In an earlier post titled, “Paint Prices” I discuss artist paint costs. I won’t repeat the overlapping reasons in this post.
In this post, I’ll explore more closely artist soft pastel prices.
The beloved sticks of "pure pigment” share some of those costs, but not all.
Soft pastel artists have probably noticed or taken for granted that 99% of artist soft pastels from the same manufacturer, despite pigment, cost the same. Obviously, this is not the rule for
most artist paints.
I can think of only one soft pastel maker from France whose unit prices vary by pigment. Their reason(s) is/are only known by them. C'est la vie.
The pigment load is greater in artist oil paints than in artist soft pastels.
The disparity between paint and pastel pigment load is unavoidable, and not necessarily a by-product of manufacturer sleight-of-hand (greed).
Variety is a factor. Have you noticed that paint and pastel manufacturers offer many times more pastel stick colours than oil paint colours?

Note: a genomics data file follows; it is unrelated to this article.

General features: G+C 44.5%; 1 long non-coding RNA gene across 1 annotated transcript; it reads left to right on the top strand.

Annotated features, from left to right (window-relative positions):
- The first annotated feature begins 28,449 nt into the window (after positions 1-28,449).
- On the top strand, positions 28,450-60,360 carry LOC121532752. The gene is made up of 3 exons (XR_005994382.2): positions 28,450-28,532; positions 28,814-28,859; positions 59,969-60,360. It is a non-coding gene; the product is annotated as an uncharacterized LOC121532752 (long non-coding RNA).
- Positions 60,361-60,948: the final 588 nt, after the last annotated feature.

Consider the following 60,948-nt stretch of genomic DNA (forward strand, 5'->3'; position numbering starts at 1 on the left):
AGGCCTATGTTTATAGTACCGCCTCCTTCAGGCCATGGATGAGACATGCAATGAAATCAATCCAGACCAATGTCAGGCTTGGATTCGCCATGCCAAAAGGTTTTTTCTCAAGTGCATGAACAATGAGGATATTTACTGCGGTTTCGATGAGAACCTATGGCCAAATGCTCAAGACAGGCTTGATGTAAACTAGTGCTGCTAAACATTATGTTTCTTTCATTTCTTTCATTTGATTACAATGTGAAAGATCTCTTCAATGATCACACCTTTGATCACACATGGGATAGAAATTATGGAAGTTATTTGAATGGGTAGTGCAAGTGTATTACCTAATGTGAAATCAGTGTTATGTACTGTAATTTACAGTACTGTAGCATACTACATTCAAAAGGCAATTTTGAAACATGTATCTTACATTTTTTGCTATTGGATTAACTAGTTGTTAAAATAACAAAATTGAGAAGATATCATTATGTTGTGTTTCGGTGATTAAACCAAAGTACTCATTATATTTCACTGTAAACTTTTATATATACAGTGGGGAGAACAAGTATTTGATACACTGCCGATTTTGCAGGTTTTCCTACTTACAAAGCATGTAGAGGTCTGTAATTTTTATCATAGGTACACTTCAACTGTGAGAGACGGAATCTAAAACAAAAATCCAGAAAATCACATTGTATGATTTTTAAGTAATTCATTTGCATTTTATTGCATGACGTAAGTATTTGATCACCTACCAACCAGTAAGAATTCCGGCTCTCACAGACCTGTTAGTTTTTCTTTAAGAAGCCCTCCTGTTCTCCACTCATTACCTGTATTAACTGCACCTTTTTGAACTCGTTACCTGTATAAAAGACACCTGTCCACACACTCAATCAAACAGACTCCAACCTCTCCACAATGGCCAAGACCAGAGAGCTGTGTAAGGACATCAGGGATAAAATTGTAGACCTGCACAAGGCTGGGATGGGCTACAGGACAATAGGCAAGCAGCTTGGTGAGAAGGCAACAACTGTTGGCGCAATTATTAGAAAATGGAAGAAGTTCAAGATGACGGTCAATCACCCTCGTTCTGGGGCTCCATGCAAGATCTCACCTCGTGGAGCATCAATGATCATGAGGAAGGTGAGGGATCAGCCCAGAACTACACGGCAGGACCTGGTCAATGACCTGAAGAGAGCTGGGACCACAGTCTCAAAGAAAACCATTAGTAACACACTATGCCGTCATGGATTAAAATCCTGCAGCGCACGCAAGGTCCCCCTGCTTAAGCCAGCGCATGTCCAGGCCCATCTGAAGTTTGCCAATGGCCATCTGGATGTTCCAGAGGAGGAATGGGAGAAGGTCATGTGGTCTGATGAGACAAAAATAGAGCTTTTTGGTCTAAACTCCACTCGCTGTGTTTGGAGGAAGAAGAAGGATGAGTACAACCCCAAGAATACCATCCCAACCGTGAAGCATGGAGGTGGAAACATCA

The vehicle (oil) in oil paints allows for pigment blending to create unlimited colours, hues, etc. Soft pastels don’t give artists the same flexibility; so artists require more individual pastel sticks to achieve the same colour range as oil paint.
So, some pastel sticks will have more or less pigment depending on the desired colour. For example, a pale ultramarine blue pastel has much less pure pigment than an ultramarine blue pastel. The former pastel will contain more “extenders” like kaolin clay or Troyes blanc to create the wanted colour.
Usability is another factor. Some pigments used in oil paint can be used in soft pastels in the same high concentrations but some can’t. Some pigments must be mixed with “extenders” to be useful as pastels. In their pure form as soft pastels, these pigments will not mark the paper as pastel artists expect. Thermodynamic friction is to blame (more about this in another post).
So what does all this mean?
It explains why most pastels contain far less pure pigment than they contain “extenders”.
Like oil paints, some pastels cost more to make than others, but the higher manufacturer costs of pastels made with more pure pigment is offset by those more pale pastels that contain much less pure pigment.
So the standard price equilibrium amongst pastel sticks is set to ensure manufacturer and consumer costs remain relatively low and sustainable.
But, if the big pastel makers started to set their prices by pigment cost, most manufacturers would follow. A $3 chromium oxide green would go up to $8 and a $3 pale chromium oxide green would remain $3. Ah, the free market’s invisible hand.